The trial court entered its judgment that respondent take nothing as against the petitioners, and that the instruments were valid and freely and voluntarily executed by all parties and constituted a fair and voluntary settlement of all matters in controversy. The judgment also permanently enjoined the respondent from probating the will of Dr. Cheatham. On appeal to the Court of Civil Appeals, the judgment of the trial court was reversed and remanded with instructions that all proceedings including the trial of the case in the District Court, be suspended until after final adjudication of the probate proceedings in the Probate Court. 298 S.W.2d 202. The Court of Civil Appeals, Justice Hughes dissenting, held (1) that the attorney could not represent all parties, and that he was not the attorney for respondent; that the answer of the jury to issue 3, that Mrs. Cheatham would have signed the instruments regardless of the advice that the will was invalid, *358 was not supported by the evidence and was against the great weight and preponderance of the evidence, (2) that respondent's cause of action was based in part upon her contention that the will was valid and entitled to probate, and, therefore, the trial of this cause should be suspended pending final judgment in the probate proceedings, and (3) that the trial court erred in not sustaining respondent's motion filed in advance of the trial, the motion being to the effect that the attorney with whom she had consulted be not permitted to participate as an attorney in behalf of petitioners. Chief Justice Archer filed a concurring opinion which seems to limit his concurrence to the holding that the case was remanded, the injunction dissolved, and the trial suspended pending final judgment in the probate proceedings. However, we approach a decision of the questions hereinafter discussed on the premise that the majority opinion by Justice Gray also expresses the view of Chief Justice Archer on the first two questions.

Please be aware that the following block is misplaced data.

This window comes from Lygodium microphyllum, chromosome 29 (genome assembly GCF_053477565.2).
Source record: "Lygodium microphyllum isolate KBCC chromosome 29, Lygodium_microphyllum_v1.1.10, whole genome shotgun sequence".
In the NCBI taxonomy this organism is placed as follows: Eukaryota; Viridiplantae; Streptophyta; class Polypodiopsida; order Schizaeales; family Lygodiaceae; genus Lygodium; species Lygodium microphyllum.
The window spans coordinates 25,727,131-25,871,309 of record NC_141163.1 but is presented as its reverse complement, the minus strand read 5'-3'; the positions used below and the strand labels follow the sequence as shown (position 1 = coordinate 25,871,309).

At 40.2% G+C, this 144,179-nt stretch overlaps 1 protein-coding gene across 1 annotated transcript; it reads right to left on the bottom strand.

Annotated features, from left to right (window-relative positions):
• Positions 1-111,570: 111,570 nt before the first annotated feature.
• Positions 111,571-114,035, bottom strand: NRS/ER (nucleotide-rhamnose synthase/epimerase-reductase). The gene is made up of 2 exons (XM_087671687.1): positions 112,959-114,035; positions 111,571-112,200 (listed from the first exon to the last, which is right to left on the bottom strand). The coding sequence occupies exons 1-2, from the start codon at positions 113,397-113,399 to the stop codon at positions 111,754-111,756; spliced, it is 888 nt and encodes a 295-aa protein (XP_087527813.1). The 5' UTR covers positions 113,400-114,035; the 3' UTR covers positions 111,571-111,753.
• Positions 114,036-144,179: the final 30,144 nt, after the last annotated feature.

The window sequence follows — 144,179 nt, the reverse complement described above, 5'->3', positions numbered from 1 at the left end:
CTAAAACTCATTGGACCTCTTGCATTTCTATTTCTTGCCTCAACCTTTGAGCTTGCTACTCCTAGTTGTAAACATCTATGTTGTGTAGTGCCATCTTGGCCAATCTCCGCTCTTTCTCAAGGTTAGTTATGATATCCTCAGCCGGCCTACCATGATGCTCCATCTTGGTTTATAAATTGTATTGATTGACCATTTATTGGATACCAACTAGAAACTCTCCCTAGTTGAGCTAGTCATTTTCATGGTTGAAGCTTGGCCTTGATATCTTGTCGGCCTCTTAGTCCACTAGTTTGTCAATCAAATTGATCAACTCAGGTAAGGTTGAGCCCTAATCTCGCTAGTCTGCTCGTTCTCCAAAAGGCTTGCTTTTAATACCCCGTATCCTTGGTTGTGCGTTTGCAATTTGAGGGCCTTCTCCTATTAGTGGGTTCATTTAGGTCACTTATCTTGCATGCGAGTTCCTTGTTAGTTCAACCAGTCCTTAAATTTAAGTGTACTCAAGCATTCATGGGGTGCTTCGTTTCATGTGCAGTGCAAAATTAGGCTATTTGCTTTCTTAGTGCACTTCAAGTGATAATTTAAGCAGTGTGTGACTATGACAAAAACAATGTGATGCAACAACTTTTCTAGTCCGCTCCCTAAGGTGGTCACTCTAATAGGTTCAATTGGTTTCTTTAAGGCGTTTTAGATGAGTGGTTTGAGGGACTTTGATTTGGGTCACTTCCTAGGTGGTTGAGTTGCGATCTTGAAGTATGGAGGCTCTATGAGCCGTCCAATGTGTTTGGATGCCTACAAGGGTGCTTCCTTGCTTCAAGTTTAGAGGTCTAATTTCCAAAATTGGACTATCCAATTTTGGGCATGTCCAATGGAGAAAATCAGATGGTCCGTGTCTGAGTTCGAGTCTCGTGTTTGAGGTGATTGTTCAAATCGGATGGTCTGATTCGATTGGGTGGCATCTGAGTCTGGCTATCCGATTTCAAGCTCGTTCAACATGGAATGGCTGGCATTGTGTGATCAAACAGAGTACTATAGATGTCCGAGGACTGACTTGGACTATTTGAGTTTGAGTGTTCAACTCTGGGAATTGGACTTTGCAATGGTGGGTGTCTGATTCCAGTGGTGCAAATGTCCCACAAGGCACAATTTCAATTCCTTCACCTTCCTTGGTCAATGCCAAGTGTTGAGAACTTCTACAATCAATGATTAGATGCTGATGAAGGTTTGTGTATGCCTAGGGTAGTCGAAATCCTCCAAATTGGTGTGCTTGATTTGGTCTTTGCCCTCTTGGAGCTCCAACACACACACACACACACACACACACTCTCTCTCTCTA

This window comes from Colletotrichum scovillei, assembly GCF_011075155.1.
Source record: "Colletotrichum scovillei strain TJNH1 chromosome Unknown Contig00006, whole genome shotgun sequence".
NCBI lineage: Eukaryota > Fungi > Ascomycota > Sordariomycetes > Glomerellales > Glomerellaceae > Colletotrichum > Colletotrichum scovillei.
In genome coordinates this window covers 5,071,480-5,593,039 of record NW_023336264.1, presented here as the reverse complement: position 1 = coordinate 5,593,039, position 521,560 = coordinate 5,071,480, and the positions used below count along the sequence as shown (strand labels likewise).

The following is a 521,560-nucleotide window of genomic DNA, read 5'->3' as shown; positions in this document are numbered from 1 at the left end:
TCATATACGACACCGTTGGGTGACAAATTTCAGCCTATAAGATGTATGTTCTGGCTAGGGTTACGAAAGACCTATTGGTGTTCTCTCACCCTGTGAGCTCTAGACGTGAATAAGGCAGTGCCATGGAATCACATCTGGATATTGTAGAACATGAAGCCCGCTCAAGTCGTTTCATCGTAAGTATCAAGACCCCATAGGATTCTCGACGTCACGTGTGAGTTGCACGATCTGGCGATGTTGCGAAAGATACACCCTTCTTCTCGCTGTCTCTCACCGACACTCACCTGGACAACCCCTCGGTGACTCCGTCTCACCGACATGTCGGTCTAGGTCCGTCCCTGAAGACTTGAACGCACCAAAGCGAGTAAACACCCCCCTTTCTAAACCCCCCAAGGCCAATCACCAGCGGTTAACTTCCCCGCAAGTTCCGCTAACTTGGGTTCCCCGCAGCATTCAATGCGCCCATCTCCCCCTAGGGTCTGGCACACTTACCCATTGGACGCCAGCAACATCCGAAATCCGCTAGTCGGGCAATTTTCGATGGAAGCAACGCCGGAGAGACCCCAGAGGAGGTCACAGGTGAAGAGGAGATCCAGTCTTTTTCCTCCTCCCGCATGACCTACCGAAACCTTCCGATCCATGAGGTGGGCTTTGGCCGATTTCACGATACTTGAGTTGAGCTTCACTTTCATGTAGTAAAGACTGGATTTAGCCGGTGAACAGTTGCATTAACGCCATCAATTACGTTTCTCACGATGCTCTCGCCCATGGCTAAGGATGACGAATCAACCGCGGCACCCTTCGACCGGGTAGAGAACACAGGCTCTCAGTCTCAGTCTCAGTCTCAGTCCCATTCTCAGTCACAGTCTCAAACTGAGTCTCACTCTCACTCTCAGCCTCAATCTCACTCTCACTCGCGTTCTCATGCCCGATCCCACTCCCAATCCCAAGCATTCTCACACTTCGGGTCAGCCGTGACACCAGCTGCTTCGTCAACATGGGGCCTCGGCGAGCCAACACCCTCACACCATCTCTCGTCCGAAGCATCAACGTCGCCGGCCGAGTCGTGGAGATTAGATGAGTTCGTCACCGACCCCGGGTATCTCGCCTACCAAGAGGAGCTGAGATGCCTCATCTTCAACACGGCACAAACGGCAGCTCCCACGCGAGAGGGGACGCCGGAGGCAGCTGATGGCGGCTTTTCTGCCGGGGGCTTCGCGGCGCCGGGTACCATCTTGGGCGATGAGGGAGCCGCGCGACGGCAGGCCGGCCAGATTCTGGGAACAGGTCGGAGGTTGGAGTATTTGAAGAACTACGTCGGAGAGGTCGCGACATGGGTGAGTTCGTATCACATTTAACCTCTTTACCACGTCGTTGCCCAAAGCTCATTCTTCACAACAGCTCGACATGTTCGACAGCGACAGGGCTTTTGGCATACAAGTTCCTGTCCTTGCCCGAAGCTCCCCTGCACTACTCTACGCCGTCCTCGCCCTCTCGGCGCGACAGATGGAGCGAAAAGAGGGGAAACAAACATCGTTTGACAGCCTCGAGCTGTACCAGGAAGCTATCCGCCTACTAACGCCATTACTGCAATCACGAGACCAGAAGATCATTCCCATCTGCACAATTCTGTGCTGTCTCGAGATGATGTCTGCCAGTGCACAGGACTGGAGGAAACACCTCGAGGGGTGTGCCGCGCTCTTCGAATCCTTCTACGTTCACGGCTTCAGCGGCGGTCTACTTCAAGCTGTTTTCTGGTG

We have concluded that the first two questions are the dominant issues involved and our decision thereon will render it unnecessary to pass upon the third. Under our view we are not required to determine whether the will involved was valid or invalid. If the proof showed that the attorney was not the attorney for the petitioners alone, but that he acted at the instance of all the parties in the capacity of attorney and legal adviser in an effort to assist all of them as a family group in arriving at the partition and settlement of the property rights between the parties, then the respondent would not be entitled to a cancellation of the instruments. See Stringfellow v. Early, 15 Tex.Civ.App. 597, 40 S.W. 871 (no writ history). If the instruments remain in effect, the partition and contract must stand, and respondent would not be entitled to maintain an action to probate the instrument alleged to be a will even if it were found to be valid. The respondent did not allege fraud on the part of the attorney or any of the petitioners. The only allegation was that the attorney represented the petitioners and that he advised her that the will was invalid and that relying upon such advice she signed the instruments. We hold there is no evidence of probative force in the record sustaining the contention thus made. The evidence is undisputed that all the parties went to the attorney's office on four different occasions seeking his advice regarding the purported will and estate of Dr. Cheatham. There is no evidence that the attorney can be charged with constructive fraud. There is no evidence that he represented one of the parties any more than he did the others. The evidence shows that the respondent and petitioners acted in concert in jointly presenting the matter to the attorney. It cannot be said under the evidence that the opinions and advice given to the group by the attorney was the product of collusion between the attorney and petitioners for the simple reason that no evidence of collusion was shown. We hold that the validity of the partition deed, contract, and affidavit must be sustained. Since the effect of the instruments was to partition between all the parties the estate of Dr. Cheatham, and since the partition is not being set aside, we hold that respondent is not entitled to maintain an action to probate the purported will even if it were found to be valid. As long as the instruments remain in effect the rights of the parties have been determined. Therefore, the respondent is in no position to discharge the burden of showing that she has some pecuniary interest, real or prospective, absolute or contingent, which will be impaired or in some manner materially affected by the failure to probate the will. See Logan v. Thomason, 146 Tex. 37, 202 S.W.2d 212; Moore v. Stark, 118 Tex. 565, 17 S.W.2d 1037; Leatherwood v. Stephens, Tex.Com.App., 24 S.W.2d 819; Stenzel v. Fischer, Tex.Civ.App., 195 S.W.2d 254.